Have you seen the movie “Yes Day”? Well, we haven’t, but our children heard about it and they just couldn’t wait to orchestrate a Yes Day in our household. If you’re tired of buying a basket full of conversation hearts and chocolates every year for your child’s Valentine’s Day gift, consider making this Valentine’s Day a Yes Day in your home for a change of pace.
Not sure how to agree to a Yes Day without ending up skydiving or with freshly painted neon green walls? Here’s how we have (mostly) seamless Yes Days in our household, days that the entire Pepper family enjoy and will remember for years to come.
What is Yes Day?
Every family has a different dynamic, so you can make Yes Day unique to your household. In the Pepper family, when Yes Day is declared, the adults in the household must say “Yes!” to any request the children make before bedtime.
Our little one may ask for the entire family to get ice cream or head to a local park or eat cereal for dinner. Not only do us parents need to be open to saying yes, the other siblings must also go along with the plan and be willing to abide to anyone’s requests.
What are the rules?
You can obviously see how Yes Day could easily get out of control and may result in injuries, upset bellies from too much indulgence, or damage to the house. That’s why it’s important to include some disclaimers and rules with this Valentine’s Day gift. In the Pepper family, we set the following rules on Yes Day:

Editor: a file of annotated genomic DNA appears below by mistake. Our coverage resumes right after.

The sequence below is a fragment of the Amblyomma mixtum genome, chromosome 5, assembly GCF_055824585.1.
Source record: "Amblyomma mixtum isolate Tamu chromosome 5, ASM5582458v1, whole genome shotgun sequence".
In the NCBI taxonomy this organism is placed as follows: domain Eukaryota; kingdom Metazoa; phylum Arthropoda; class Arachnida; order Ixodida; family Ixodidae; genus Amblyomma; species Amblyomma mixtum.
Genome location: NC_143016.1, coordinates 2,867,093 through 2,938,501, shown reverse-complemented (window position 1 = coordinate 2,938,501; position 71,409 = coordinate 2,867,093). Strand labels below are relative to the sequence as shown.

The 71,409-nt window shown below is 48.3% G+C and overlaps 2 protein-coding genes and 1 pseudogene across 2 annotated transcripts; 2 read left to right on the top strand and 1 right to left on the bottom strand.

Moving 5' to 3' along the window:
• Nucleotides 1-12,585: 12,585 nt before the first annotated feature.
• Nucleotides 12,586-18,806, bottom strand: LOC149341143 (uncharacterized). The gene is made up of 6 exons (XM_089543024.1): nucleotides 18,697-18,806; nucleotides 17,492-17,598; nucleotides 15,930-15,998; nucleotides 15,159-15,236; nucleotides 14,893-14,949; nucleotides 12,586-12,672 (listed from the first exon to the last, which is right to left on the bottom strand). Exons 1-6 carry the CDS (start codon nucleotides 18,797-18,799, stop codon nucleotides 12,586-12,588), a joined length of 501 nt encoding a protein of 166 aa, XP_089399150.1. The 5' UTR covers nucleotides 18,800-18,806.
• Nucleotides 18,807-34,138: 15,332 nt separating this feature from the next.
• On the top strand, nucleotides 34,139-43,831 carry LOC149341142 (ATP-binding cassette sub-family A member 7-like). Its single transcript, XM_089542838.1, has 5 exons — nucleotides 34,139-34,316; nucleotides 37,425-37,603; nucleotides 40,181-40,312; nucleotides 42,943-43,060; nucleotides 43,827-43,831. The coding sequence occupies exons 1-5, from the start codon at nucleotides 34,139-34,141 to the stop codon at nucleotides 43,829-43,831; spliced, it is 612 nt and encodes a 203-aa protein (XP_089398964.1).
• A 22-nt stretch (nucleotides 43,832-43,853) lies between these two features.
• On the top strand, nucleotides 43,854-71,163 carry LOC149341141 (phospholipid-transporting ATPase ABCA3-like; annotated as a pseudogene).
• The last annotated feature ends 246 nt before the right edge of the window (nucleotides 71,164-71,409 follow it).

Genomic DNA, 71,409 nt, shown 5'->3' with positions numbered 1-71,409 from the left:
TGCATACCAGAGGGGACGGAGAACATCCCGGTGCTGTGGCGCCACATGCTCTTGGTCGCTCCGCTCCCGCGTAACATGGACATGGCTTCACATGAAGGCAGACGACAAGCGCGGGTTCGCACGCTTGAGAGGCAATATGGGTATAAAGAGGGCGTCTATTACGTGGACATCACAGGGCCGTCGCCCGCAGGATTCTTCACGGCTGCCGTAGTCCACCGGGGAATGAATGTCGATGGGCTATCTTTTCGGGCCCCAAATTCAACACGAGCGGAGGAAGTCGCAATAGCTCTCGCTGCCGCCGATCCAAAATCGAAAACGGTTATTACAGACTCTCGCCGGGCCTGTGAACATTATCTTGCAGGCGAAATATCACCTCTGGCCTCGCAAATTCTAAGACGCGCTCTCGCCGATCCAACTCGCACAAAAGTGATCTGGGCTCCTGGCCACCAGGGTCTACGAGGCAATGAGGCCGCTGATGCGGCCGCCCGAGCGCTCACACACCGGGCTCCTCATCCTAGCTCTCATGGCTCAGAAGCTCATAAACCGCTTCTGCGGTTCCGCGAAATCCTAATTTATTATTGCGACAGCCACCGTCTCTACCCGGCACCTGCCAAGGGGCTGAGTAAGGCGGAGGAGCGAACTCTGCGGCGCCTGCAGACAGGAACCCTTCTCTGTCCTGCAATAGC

Nothing expensive Our kids can’t ask for a Lego set or any other big-ticket item. While material asks aren’t off-limits, we try to encourage them to ask for activities or experiences instead. However, there’s also a limit with this. For example, they can ask for a trip to the science center but not a trip to Disney World.
Nothing dangerous or unsafe This is usually the rule that is met with the most groans. It means no jumping off cliffs, but jumping off a swing is ok. While we always have our KEEP>GOING First Aid Kit with us and ready for anything, we try to stay away from very dangerous asks anyway.
Let’s get outside When the weather is nice, we’ll sometimes make it a rule that whatever they request to do must be outside. They can ask to play hide-and-seek, eat snacks together on the porch, or go on a family bike ride.
You can add or subtract rules as you see fit for your own Yes Day. Just be sure you have firm guidelines in place so chaos doesn’t ensue in the first hour!
What did we learn?
Yes Day (which we now host on many Fridays) taught us just how many times we say no to our kids on a normal day. We consider our children’s requests more thoughtfully, even when it’s not Yes Day. If what they’re asking won’t harm them or cost us money, we’re more likely to say yes now. Can I have a warm milk before bed? Yes! Can I have a sticker from your KEEP>GOING compact First Aid Kit? Yes! Can you read one more bedtime story? Yes!
Now that we have Kids Day, sometimes, we’ll plan a Yes Day for the adults. On this reverse Yes Day, the children must be open to anything we request. They must say yes to organizing their rooms or to going on a family walk around the neighborhood.
This new perspective has reduced the number of conflicts and bad attitudes, making for a generally happier home environment. If a request is a bit extravagant, we can easily tell our little ones to save it for the next Yes Day, giving them something to look forward to.
Enjoy your Yes Day (within limits) and see how it can positively change your own family dynamic!
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